We would like to acknowledge the reviewers for their helpful comments on this paper.
The authors report no conflicts of interest in this work.
Mao WM, Zheng WH, Ling ZQ. Epidemiologic risk factors for esophageal cancer development. Asian Pac J Cancer Prev. 2011;12: 2461–2466.
Layke JC, Lopez PP. Esophageal cancer: a review and update. Am Fam Physician. 2006;73:2187–2194.
Zhang Y. Epidemiology of esophageal cancer. World J Gastroenterol. 2013;19:5598–5606.
Siegel R, Ma J, Zou Z, Jemal A. Cancer statistics, 2014. CA Cancer J Clin. 2014;64:9–29.
González L, Magno P, Ortiz AP, et al. Esophageal cancer incidence rates by histological type and overall: Puerto Rico versus the United States Surveillance, Epidemiology, and End Results population, 1992–2005. Cancer Epidemiol. 2013;37:5–10.
Holmes RS, Vaughan TL. Epidemiology and pathogenesis of esophageal cancer. Semin Radiat Oncol. 2007;17:2–9.
Saeki H, Tanaka S, Sugimachi K, et al. Interrelation between expression of matrix metalloproteinase 7 and beta-catenin in esophageal cancer. Dig Dis Sci. 2002;47:2738–2742.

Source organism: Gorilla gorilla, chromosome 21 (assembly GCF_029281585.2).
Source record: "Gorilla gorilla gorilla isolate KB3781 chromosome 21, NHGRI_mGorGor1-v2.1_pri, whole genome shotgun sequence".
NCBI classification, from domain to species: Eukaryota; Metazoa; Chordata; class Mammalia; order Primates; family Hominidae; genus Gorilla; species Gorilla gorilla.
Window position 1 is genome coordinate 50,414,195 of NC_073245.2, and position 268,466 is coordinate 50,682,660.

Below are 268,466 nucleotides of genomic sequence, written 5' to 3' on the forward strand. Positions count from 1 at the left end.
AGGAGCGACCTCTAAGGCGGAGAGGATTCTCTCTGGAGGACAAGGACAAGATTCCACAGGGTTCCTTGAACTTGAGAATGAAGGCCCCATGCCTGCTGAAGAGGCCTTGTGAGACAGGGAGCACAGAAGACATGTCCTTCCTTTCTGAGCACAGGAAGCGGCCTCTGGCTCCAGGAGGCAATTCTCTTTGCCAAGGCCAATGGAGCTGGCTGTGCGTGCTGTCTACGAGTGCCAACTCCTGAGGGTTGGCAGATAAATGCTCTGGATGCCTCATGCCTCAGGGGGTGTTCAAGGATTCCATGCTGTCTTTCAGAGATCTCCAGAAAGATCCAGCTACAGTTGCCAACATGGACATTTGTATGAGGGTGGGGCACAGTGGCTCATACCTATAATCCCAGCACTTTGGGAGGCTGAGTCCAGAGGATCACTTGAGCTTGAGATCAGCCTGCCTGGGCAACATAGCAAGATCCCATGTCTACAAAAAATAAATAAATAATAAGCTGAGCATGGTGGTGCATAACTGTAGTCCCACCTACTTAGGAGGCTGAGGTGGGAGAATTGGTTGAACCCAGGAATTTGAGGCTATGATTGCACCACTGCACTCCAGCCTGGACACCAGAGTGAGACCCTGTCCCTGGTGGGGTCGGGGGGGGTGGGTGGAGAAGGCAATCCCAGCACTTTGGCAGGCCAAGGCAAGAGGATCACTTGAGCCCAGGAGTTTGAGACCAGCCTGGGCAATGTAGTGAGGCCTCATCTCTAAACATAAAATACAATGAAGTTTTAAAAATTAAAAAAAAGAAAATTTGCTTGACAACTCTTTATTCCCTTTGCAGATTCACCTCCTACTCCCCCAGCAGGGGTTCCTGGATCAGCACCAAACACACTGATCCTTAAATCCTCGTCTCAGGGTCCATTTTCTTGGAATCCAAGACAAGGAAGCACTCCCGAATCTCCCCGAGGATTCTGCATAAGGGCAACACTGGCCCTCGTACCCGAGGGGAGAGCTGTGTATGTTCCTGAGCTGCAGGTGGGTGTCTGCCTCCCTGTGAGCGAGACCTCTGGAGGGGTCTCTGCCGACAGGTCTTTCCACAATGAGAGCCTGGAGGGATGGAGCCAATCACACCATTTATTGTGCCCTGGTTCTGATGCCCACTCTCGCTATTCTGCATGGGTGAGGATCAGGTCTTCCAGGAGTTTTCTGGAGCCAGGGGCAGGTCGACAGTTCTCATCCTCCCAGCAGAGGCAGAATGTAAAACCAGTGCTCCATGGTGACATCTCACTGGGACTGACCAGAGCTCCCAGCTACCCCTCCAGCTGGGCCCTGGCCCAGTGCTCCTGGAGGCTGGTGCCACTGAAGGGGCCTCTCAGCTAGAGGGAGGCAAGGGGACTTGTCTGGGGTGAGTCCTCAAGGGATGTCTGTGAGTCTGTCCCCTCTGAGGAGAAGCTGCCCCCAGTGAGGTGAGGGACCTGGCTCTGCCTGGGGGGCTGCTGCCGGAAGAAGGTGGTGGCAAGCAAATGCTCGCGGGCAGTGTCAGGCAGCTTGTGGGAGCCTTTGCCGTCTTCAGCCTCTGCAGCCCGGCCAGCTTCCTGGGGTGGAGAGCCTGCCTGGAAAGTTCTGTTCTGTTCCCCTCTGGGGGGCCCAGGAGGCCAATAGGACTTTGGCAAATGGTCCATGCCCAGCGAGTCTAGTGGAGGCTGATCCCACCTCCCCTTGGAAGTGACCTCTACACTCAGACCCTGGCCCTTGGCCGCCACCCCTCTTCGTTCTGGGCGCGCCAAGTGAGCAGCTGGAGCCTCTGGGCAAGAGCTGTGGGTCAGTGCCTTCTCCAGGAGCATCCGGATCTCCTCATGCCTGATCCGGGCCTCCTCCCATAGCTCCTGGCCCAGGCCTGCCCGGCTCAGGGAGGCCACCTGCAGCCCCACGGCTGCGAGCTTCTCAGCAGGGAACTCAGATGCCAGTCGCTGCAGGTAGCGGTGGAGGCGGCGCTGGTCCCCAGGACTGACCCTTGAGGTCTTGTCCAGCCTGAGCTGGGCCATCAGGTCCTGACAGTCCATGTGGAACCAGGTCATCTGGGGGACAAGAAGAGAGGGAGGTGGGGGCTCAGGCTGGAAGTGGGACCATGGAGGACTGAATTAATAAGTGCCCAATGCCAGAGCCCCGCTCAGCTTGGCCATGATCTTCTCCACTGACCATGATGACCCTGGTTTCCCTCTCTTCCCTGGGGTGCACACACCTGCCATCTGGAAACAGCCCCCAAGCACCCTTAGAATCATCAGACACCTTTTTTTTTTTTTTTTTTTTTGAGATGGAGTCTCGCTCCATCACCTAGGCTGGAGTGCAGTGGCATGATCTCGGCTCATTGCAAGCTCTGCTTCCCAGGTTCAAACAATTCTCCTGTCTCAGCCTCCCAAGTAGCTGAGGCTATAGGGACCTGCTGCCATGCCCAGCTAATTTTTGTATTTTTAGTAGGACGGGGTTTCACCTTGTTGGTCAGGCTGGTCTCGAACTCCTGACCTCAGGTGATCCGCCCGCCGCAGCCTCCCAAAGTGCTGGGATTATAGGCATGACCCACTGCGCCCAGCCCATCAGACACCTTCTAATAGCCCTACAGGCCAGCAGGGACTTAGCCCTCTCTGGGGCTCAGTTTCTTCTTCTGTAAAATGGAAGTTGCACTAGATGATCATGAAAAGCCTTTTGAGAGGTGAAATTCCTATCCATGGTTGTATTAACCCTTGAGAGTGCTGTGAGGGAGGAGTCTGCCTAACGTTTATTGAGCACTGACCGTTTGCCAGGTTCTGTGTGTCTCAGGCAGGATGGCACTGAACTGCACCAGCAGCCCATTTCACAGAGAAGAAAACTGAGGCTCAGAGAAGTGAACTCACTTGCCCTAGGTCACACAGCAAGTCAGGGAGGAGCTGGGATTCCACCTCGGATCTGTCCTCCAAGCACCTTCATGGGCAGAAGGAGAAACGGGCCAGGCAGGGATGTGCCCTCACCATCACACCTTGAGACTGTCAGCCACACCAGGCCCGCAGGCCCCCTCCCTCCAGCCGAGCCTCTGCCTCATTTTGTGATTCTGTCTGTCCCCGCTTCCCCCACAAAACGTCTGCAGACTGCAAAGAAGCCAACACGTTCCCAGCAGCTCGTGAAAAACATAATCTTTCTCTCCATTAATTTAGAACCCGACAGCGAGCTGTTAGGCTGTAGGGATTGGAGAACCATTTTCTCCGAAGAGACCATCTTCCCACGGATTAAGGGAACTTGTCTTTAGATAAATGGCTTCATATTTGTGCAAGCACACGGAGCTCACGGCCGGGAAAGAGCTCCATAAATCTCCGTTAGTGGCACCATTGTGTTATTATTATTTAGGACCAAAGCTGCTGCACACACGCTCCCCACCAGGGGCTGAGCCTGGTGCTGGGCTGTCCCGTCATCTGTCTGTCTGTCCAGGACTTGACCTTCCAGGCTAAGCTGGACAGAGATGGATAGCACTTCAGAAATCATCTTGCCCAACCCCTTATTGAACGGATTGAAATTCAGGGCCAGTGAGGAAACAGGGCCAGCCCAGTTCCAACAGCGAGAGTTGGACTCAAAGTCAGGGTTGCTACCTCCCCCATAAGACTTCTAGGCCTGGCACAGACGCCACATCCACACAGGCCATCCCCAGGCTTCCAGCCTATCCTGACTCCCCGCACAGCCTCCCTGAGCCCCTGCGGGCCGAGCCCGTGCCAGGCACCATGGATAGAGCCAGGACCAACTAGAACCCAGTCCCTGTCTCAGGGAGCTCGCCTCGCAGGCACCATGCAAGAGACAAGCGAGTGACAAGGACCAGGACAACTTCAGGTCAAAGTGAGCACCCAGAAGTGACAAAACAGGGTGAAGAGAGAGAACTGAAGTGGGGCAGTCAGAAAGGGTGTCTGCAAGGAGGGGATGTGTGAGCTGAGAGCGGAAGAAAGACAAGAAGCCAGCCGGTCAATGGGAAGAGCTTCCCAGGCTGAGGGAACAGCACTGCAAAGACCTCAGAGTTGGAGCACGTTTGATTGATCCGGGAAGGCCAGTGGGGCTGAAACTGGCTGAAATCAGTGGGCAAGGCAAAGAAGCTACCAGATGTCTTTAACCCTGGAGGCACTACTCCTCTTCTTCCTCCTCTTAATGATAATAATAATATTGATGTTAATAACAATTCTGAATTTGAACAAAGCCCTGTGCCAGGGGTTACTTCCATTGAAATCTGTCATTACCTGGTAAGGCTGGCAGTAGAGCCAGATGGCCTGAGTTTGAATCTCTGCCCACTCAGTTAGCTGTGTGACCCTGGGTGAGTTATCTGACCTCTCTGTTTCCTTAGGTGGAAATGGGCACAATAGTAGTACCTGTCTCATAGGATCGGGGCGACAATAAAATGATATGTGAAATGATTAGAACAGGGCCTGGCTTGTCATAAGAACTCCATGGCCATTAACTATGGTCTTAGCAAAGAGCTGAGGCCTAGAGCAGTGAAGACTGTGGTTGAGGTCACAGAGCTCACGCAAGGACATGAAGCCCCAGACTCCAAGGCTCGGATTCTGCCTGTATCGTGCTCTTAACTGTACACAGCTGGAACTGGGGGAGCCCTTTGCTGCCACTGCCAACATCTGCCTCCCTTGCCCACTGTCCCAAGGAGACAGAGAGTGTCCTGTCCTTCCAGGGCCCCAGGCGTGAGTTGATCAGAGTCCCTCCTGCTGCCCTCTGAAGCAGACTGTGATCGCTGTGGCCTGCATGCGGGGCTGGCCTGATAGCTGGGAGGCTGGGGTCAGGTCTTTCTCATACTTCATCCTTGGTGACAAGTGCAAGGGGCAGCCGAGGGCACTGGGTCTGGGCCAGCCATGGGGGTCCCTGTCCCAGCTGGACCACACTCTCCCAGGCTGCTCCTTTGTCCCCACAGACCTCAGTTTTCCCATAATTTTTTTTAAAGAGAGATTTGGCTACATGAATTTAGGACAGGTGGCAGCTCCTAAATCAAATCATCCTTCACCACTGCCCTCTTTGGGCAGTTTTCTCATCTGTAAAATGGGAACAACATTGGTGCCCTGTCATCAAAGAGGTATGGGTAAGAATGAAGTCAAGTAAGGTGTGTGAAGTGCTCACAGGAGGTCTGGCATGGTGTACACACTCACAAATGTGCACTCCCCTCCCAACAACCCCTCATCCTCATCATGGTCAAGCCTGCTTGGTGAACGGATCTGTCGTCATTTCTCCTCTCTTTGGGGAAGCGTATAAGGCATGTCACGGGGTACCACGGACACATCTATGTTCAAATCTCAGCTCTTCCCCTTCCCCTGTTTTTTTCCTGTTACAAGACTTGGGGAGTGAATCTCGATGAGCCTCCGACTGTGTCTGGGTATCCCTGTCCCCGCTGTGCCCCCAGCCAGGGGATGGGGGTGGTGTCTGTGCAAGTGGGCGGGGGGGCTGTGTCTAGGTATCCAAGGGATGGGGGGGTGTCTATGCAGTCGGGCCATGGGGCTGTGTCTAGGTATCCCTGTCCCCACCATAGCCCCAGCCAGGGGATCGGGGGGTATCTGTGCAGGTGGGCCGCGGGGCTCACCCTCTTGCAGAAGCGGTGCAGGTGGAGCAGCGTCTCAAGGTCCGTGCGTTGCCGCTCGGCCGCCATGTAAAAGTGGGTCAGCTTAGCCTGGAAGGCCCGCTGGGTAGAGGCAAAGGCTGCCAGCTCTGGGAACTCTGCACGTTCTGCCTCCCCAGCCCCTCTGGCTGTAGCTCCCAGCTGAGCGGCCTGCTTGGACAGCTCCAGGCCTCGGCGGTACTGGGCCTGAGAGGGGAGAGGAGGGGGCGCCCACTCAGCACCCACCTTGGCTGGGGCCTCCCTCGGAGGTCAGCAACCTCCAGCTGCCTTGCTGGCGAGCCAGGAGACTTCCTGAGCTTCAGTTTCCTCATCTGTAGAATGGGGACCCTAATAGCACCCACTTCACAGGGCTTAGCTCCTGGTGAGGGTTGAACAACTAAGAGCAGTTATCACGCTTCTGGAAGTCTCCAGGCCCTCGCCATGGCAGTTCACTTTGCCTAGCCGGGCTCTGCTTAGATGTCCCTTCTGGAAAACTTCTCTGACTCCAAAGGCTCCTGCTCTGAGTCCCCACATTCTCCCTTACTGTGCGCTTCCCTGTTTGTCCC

Tanioka Y, Yoshida T, Yagawa T, et al. Matrix metalloproteinase-7 and matrix metalloproteinase-9 are associated with unfavourable prognosis in superficial oesophageal cancer. Br J Cancer. 2003;89:2116–2121.
Ohashi K, Nemoto T, Nakamura K, Nemori R. Increased expression of matrix metalloproteinase 7 and 9 and membrane type 1-matrix metalloproteinase in esophageal squamous cell carcinomas. Cancer. 2000; 88:2201–2209.
Bavi PP, Bu R, Uddin S, Al-Kuraya KS. MMP-7 polymorphisms – a new tool in molecular pathology to understand esophageal cancer. Saudi J Gastroenterol. 2011;17:299–300.
Yoshinaga K, Mimori K, Inoue H, et al. Activin A enhances MMP-7 activity via the transcription factor AP-1 in an esophageal squamous cell carcinoma cell line. Int J Oncol. 2008;33:453–459.
Zhou JH, Zhang B, Kernstine KH, Zhong L. Autoantibodies against MMP-7 as a novel diagnostic biomarker in esophageal squamous cell carcinoma. World J Gastroenterol. 2011;17:1373–1378.